My Thoughts on the Cover: LOVE IT! I just love so many of the covers for this series, which you may have recognized over my great consternation over the proposed cover for The Orchid Affair, due out in January (it was too bodice-ripper romance for the series, I felt) which I have written various posts on. Anyways, the images on the covers so often have these angelic, innocent looking faces and are just so perfect as resembling the heroines of their respective books.

A Favorite Quote:

“‘Sometimes,’ she [Arabella] said thoughtfully, ‘I think I would be happier if I thought less.'” (p245)

😀 😀 😀 I can’t wait for The Orchid Affair!! It comes out January 20th 😀 😀 😀

Mini Shopaholic by Sophie Kinsella

Title: Mini Shopaholic
Author
: Sophie Kinsella 
Genre
: chick-lit, fiction
ISBN
: 9780385342049
Pages
: 418
Year
Published: 2010
Source:
public library
Rating
: 5/5
Reason for Reading: #6 of the Shopaholic series

Book Description:

Becky Brandon thought motherhood would be a breeze and that having a daughter was a dream come true: a shopping friend for life! But it’s trickier than she thought. Two-year-old Minnie has a quite different approach to shopping.

Minnie creates havoc everywhere she goes, from Harrods to her own christening. Her favorite word is “Mine!” and she’s even trying to get into eBay! On top of everything else, Becky and Luke are still living with her parents (the deal on house #4 has fallen through), when suddenly there’s a huge financial crisis.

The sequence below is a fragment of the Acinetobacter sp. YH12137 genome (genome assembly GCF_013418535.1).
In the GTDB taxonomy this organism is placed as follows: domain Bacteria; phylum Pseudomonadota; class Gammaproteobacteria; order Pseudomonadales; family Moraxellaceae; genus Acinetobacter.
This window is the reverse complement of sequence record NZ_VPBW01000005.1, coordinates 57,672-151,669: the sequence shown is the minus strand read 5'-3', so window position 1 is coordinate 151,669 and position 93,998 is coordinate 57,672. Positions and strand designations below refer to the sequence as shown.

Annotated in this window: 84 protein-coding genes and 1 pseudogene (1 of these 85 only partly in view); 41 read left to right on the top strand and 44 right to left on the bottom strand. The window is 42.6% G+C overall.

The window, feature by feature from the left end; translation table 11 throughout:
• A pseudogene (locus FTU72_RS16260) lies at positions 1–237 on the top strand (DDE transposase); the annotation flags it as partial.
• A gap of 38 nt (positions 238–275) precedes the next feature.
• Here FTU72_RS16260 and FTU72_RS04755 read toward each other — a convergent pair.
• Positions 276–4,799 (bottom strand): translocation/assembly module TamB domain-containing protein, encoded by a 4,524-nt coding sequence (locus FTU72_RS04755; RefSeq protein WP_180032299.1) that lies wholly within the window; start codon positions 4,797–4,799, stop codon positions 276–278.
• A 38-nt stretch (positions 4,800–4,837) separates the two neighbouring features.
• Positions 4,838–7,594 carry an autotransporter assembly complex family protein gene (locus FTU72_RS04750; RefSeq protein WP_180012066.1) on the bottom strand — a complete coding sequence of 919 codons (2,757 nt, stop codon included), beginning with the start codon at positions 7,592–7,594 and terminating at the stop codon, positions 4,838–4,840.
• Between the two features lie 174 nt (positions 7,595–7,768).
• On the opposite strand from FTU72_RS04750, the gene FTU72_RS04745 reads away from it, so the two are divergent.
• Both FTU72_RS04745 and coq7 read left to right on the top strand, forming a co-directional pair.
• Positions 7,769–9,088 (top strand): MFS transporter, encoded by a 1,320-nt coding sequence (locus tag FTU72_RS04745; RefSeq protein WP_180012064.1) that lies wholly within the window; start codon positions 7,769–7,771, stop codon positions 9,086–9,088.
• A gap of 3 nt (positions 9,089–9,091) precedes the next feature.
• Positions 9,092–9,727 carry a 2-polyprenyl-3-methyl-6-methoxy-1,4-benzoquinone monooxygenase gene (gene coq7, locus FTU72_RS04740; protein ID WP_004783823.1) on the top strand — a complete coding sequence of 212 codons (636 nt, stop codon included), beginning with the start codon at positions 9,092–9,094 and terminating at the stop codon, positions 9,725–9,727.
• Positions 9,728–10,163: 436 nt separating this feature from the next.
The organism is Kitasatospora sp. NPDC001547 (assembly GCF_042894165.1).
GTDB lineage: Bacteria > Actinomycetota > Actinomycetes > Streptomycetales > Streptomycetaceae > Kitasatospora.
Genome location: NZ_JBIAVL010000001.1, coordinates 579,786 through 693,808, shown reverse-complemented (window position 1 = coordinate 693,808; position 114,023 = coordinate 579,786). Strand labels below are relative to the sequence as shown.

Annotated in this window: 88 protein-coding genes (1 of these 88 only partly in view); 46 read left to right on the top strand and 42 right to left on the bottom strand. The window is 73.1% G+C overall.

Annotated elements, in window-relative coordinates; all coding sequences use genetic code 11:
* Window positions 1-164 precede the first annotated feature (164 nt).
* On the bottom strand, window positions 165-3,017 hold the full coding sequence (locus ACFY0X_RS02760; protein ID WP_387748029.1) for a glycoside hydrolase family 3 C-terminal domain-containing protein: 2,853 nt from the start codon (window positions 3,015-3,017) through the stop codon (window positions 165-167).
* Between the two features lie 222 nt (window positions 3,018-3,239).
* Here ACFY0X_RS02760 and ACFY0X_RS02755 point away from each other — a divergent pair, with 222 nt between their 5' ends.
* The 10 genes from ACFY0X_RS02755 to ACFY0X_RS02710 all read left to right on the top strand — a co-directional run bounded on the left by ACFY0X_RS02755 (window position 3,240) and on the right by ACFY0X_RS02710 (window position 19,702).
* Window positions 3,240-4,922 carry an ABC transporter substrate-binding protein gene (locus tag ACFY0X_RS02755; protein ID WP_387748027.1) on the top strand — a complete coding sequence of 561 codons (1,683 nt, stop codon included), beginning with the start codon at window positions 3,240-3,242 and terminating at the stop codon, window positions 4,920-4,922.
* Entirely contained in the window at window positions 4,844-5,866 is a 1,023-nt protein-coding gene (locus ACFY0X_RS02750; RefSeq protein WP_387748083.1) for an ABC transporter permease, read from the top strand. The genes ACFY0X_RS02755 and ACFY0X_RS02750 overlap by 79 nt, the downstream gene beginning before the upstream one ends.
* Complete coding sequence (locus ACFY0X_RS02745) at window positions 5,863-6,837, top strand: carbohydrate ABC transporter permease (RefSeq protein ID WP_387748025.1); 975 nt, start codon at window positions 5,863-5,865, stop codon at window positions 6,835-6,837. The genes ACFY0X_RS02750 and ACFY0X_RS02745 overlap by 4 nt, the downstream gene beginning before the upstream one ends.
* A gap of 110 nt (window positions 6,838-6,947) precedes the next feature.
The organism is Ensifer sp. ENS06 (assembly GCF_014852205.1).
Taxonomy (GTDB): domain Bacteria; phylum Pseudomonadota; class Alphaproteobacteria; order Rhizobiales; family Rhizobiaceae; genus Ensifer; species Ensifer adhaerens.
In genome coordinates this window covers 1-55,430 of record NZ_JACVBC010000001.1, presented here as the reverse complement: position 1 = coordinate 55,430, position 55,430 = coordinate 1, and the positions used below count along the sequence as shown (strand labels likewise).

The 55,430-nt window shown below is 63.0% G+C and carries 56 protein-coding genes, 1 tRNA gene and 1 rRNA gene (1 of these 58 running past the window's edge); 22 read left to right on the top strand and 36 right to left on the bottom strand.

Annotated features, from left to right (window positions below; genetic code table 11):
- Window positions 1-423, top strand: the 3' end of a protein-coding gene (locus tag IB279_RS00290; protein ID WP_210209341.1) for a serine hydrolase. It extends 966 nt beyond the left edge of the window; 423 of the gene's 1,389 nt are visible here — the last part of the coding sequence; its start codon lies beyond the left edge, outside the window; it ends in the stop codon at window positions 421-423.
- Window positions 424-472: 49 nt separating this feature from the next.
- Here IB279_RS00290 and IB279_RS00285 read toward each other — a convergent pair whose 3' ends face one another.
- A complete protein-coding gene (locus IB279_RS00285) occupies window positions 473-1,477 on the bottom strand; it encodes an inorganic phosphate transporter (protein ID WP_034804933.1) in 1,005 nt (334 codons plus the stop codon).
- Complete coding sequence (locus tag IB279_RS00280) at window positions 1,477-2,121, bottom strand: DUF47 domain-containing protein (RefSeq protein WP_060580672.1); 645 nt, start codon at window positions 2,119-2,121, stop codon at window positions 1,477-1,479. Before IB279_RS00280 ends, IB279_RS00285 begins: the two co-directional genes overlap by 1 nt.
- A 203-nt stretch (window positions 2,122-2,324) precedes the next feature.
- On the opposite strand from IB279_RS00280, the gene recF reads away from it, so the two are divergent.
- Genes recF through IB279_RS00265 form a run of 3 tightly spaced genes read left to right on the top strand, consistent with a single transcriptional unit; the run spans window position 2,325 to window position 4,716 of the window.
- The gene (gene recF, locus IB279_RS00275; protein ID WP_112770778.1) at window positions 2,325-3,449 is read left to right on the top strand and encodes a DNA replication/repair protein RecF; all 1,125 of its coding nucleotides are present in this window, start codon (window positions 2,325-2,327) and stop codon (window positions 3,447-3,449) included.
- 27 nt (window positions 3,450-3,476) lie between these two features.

With people having to cut back, Becky decides to throw a surprise party for Luke to cheer everyone up. But when costs start to spiral out of control, she must decide whether to accept help from an unexpected source–and therefore run the risk of hurting the person she loves.

Will Becky be able to pull off the celebration of the year? Will she and Luke ever find a home of their own? Will Minnie ever learn to behave? And…most important…will Becky’s secret wishes ever come true?

My Thoughts: I loved this most recent–only a month old!–installment of the Shopaholic series. I’m beginning to pick up on a basic pattern to the books in the series: basically Luke is a workaholic and Becky gets into all sorts of trouble, most of which is to please Luke, and he doesn’t realize it, but it all works out happy in the end. I’m not saying the books are predictable–the problems Becky gets into are pretty hilarious! One thing I particularly liked about this book was that Kinsella sort of left the story a little open ended–something to do with a shopaholic boot camp, to kick the addiction :P–which could make a pretty humorous seventh installment in the series.